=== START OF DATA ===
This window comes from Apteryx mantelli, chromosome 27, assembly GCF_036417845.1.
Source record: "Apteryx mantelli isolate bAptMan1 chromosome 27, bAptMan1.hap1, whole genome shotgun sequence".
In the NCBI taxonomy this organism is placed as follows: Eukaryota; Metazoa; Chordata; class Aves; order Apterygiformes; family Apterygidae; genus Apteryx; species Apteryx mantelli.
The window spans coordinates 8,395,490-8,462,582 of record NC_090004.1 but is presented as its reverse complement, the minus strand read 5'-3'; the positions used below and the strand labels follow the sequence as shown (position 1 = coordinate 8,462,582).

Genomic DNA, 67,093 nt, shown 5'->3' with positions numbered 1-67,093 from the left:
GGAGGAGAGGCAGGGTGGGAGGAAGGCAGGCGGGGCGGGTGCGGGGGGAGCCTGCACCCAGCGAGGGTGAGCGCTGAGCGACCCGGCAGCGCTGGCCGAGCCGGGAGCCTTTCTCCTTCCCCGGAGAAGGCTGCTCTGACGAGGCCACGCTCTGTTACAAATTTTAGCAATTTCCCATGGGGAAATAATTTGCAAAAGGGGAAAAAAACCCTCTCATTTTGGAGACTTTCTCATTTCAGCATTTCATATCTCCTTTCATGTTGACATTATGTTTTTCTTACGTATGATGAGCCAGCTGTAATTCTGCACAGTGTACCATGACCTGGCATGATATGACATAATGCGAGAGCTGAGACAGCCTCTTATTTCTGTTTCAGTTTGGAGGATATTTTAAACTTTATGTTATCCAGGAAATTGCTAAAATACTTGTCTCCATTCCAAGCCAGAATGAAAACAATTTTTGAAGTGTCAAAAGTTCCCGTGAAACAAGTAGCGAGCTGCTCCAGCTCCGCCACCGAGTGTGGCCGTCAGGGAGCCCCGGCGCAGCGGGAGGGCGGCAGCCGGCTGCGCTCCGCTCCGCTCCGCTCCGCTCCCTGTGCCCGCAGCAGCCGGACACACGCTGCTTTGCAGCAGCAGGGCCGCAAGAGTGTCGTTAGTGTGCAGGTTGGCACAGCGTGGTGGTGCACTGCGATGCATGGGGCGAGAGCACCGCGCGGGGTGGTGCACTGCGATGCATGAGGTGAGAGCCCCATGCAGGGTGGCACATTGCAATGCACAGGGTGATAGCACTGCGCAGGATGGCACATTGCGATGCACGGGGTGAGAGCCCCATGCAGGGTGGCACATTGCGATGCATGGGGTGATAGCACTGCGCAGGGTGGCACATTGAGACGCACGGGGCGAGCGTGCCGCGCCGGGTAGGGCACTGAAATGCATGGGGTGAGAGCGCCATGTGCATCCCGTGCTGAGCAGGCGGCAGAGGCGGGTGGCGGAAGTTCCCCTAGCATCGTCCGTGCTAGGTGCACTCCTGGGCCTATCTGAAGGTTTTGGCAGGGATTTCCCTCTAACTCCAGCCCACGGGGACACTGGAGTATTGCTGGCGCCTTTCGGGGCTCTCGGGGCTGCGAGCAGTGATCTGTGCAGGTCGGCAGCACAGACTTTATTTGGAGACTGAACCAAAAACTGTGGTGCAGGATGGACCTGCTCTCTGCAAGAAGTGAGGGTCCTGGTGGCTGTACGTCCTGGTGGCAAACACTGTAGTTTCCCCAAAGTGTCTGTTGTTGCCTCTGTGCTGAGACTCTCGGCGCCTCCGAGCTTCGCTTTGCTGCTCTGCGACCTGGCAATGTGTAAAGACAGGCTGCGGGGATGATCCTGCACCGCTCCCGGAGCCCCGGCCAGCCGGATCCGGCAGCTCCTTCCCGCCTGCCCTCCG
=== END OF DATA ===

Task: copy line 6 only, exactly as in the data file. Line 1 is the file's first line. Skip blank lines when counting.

GGAGGAGAGGCAGGGTGGGAGGAAGGCAGGCGGGGCGGGTGCGGGGGGAGCCTGCACCCAGCGAGGGTGAGCGCTGAGCGACCCGGCAGCGCTGGCCGAGCCGGGAGCCTTTCTCCTTCCCCGGAGAAGGCTGCTCTGACGAGGCCACGCTCTGTTACAAATTTTAGCAATTTCCCATGGGGAAATAATTTGCAAAAGGGGAAAAAAACCCTCTCATTTTGGAGACTTTCTCATTTCAGCATTTCATATCTCCTTTCATGTTGACATTATGTTTTTCTTACGTATGATGAGCCAGCTGTAATTCTGCACAGTGTACCATGACCTGGCATGATATGACATAATGCGAGAGCTGAGACAGCCTCTTATTTCTGTTTCAGTTTGGAGGATATTTTAAACTTTATGTTATCCAGGAAATTGCTAAAATACTTGTCTCCATTCCAAGCCAGAATGAAAACAATTTTTGAAGTGTCAAAAGTTCCCGTGAAACAAGTAGCGAGCTGCTCCAGCTCCGCCACCGAGTGTGGCCGTCAGGGAGCCCCGGCGCAGCGGGAGGGCGGCAGCCGGCTGCGCTCCGCTCCGCTCCGCTCCGCTCCCTGTGCCCGCAGCAGCCGGACACACGCTGCTTTGCAGCAGCAGGGCCGCAAGAGTGTCGTTAGTGTGCAGGTTGGCACAGCGTGGTGGTGCACTGCGATGCATGGGGCGAGAGCACCGCGCGGGGTGGTGCACTGCGATGCATGAGGTGAGAGCCCCATGCAGGGTGGCACATTGCAATGCACAGGGTGATAGCACTGCGCAGGATGGCACATTGCGATGCACGGGGTGAGAGCCCCATGCAGGGTGGCACATTGCGATGCATGGGGTGATAGCACTGCGCAGGGTGGCACATTGAGACGCACGGGGCGAGCGTGCCGCGCCGGGTAGGGCACTGAAATGCATGGGGTGAGAGCGCCATGTGCATCCCGTGCTGAGCAGGCGGCAGAGGCGGGTGGCGGAAGTTCCCCTAGCATCGTCCGTGCTAGGTGCACTCCTGGGCCTATCTGAAGGTTTTGGCAGGGATTTCCCTCTAACTCCAGCCCACGGGGACACTGGAGTATTGCTGGCGCCTTTCGGGGCTCTCGGGGCTGCGAGCAGTGATCTGTGCAGGTCGGCAGCACAGACTTTATTTGGAGACTGAACCAAAAACTGTGGTGCAGGATGGACCTGCTCTCTGCAAGAAGTGAGGGTCCTGGTGGCTGTACGTCCTGGTGGCAAACACTGTAGTTTCCCCAAAGTGTCTGTTGTTGCCTCTGTGCTGAGACTCTCGGCGCCTCCGAGCTTCGCTTTGCTGCTCTGCGACCTGGCAATGTGTAAAGACAGGCTGCGGGGATGATCCTGCACCGCTCCCGGAGCCCCGGCCAGCCGGATCCGGCAGCTCCTTCCCGCCTGCCCTCCG